Curvature of the upper half-plane

In Geodesics on upper half-plane factory direct we used the Christoffel symbols and identified geodesics on the upper half plane endowed with the hyperbolic geometry metric. The formulas for Christoffel symbols contain derivatives of the metric tensor components:
[latexpage]
\begin{equation}\Gamma^{i}_{kl}=\frac{1}{2}g^{im}\left(\frac{\partial g_{mk}}{\partial x^{l}}+\frac{\partial g_{ml}}{\partial x^{k}}-\frac{\partial g_{kl}}{\partial x^{m}}\right).\end{equation}

From these connection coefficients one constructs the Riemann curvature tensor. Let us take the expression from Wikipedia:

\begin{equation}
R^{i}_{\phantom{i}jkl}=\frac{\partial \Gamma^{i}_{lj}}{\partial x^k}-\frac{\partial \Gamma^{i}_{kj}}{\partial x^l}+\Gamma^{i}_{km}\Gamma^m_{lj}-\Gamma^{i}_{lm}\Gamma^m_{kj}.
\end{equation}

From its construction several symmetries follow, so that only $n^2(n^2-1)/12$ really independent components remain. For $n=4$ one has to calculate 20 components. But for $n=2$ it is only one. But even this one, why should we calculate it? We better listen to Leibniz.

It is unworthy of excellent men to lose hours like slaves in the labour of calculation which could safely be relegated to anyone else if machines were used.

Nowadays software does all that. Right now I ma using Mathematica, so I type

riemann = Simplify[Table[
D[christ[[i, j, l]], coord[[k]] ] –
D[christ[[i, j, k]], coord[[l]] ] +
Sum[christ[[s, j, l]] affine[[i, k, s]] –
christ[[s, j, k]] affine[[i, l, s]],
{s, 1, n}],
{i, 1, n}, {j, 1, n}, {k, 1, n}, {l, 1, n}] ]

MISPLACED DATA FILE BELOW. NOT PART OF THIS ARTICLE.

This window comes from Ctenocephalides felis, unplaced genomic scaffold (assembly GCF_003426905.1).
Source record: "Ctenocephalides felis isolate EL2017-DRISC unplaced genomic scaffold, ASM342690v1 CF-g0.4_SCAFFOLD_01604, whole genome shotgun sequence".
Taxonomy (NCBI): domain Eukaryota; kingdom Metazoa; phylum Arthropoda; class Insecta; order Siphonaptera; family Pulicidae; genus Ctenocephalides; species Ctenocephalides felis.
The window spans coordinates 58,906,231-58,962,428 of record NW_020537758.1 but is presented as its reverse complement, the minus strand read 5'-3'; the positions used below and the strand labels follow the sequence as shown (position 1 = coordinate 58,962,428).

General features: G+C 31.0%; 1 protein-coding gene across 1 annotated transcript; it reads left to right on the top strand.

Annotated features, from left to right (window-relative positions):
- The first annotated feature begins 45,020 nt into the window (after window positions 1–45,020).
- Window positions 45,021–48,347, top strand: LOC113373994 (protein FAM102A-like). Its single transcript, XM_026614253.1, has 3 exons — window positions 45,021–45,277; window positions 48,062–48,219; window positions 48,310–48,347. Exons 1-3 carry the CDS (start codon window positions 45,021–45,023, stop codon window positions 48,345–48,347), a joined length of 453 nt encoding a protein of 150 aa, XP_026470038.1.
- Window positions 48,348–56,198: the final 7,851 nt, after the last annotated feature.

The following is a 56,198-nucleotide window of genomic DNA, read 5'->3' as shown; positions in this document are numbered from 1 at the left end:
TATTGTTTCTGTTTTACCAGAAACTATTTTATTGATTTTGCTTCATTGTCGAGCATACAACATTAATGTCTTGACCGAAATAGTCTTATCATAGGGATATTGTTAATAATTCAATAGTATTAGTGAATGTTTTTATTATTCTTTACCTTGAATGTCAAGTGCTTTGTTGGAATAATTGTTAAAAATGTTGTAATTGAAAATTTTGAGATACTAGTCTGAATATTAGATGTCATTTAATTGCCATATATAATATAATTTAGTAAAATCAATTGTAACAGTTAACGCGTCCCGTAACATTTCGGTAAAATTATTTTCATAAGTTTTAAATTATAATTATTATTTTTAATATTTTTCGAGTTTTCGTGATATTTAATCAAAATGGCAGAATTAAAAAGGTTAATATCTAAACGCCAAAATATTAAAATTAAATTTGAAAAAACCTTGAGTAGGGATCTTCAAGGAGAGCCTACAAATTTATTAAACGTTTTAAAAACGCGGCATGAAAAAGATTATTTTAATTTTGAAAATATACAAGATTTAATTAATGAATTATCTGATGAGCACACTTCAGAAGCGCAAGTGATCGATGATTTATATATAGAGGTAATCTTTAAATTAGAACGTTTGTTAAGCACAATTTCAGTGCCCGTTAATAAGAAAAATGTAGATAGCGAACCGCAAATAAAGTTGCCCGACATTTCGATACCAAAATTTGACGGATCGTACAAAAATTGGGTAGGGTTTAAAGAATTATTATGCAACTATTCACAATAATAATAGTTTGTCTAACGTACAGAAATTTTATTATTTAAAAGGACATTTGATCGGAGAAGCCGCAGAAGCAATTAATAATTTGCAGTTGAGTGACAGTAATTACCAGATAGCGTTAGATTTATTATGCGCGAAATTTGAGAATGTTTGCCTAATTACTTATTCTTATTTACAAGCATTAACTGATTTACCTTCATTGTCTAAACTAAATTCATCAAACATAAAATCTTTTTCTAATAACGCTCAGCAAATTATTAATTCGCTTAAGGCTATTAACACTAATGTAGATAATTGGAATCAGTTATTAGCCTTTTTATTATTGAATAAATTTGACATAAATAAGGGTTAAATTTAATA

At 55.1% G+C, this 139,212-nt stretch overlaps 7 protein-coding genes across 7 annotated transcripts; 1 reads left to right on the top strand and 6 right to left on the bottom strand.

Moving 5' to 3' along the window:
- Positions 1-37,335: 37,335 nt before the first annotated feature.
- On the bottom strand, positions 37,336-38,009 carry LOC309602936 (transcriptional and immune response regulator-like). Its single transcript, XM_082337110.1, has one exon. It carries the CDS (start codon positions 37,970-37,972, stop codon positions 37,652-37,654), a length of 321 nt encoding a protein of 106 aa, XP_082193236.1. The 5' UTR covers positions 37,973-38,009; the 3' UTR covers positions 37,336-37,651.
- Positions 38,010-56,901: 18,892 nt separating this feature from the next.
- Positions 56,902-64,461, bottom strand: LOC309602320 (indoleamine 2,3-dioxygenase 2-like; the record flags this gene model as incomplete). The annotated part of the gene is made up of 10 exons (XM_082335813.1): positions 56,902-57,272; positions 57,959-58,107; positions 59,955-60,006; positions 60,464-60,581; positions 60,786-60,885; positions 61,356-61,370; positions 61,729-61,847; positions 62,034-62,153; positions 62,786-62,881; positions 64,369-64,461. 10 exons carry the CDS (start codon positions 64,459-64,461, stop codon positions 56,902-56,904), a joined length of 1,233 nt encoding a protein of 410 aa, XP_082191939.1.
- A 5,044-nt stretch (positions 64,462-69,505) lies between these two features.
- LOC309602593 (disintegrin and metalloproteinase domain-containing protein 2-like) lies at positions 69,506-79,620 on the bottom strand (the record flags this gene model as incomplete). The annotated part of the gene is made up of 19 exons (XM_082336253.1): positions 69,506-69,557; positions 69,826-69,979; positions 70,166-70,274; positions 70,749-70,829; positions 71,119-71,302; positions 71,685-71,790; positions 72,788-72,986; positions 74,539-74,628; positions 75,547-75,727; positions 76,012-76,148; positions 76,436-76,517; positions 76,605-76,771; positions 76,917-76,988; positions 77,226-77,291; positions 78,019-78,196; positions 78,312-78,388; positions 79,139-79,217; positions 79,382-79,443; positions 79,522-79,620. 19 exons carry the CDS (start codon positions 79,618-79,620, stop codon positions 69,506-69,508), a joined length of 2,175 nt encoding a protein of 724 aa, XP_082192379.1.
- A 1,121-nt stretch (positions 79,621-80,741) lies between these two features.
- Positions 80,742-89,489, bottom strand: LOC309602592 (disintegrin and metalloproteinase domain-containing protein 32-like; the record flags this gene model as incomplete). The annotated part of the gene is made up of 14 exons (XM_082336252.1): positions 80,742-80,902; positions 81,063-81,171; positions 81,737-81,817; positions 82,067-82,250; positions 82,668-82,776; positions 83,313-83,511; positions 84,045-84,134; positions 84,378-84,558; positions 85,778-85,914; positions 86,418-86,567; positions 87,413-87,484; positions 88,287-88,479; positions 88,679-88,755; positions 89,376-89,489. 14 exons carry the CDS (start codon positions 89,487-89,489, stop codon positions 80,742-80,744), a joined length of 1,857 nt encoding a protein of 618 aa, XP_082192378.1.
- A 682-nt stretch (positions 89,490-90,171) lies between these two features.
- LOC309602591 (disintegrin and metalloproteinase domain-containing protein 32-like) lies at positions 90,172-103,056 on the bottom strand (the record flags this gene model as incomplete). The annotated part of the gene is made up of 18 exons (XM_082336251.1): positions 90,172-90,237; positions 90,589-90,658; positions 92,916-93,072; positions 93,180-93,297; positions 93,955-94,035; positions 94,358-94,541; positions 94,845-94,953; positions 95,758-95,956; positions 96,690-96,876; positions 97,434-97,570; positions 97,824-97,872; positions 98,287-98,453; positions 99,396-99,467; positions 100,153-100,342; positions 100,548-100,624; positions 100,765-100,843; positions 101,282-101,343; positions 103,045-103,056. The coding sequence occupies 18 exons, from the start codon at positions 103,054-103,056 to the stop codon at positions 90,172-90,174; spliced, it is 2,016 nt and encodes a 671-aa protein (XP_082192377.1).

With the result that

\begin{equation}R^1_{\phantom{1}221}=-R^2_{\phantom{2}121}=\frac{1}{y^2}.$

From the curvature we usually calculate the Ricci tensor $R_{jl}$

\begin{equation}R_{jl}=R^{i}_{\phantom{i}jil}.\end{equation}

The Ricci tensor is obtained by contraction (summation) over two indices of the Riemann tensor. The Ricci tensor is always automatically symmetric. In our case we get that Ricci is simply the negative of the metric

\begin{equation}R_{ij}=-g_{ij}.\end{equation}

Spaces in which this happens are known under a special name: Einstein spaces (or “Einstein manifolds“).

From Ricci tensor by contraction with the inverse metric one calculates the scalar curvature. In our case the result is -2:

\begin{equation}R=g^{ij}R_{ij}=-2\end{equation}

While Riemann and Ricci are “tensors”, they may have different components in different coordinate systems, the scalar curvature is an invariant. Its value is independent of the coordinates. In our case the result -2 would be the same if we have calculated it with the coordinates and metric that we have used on the Poincare disk.

From two dimensions of the Poincare disk and the upper half-plane we will now move to three-dimensions of the group SL(2,R) itself.

Below is the view of the Mathematica notebook doing the calculations described in this post.

Riemann curvature calculations using Mathematica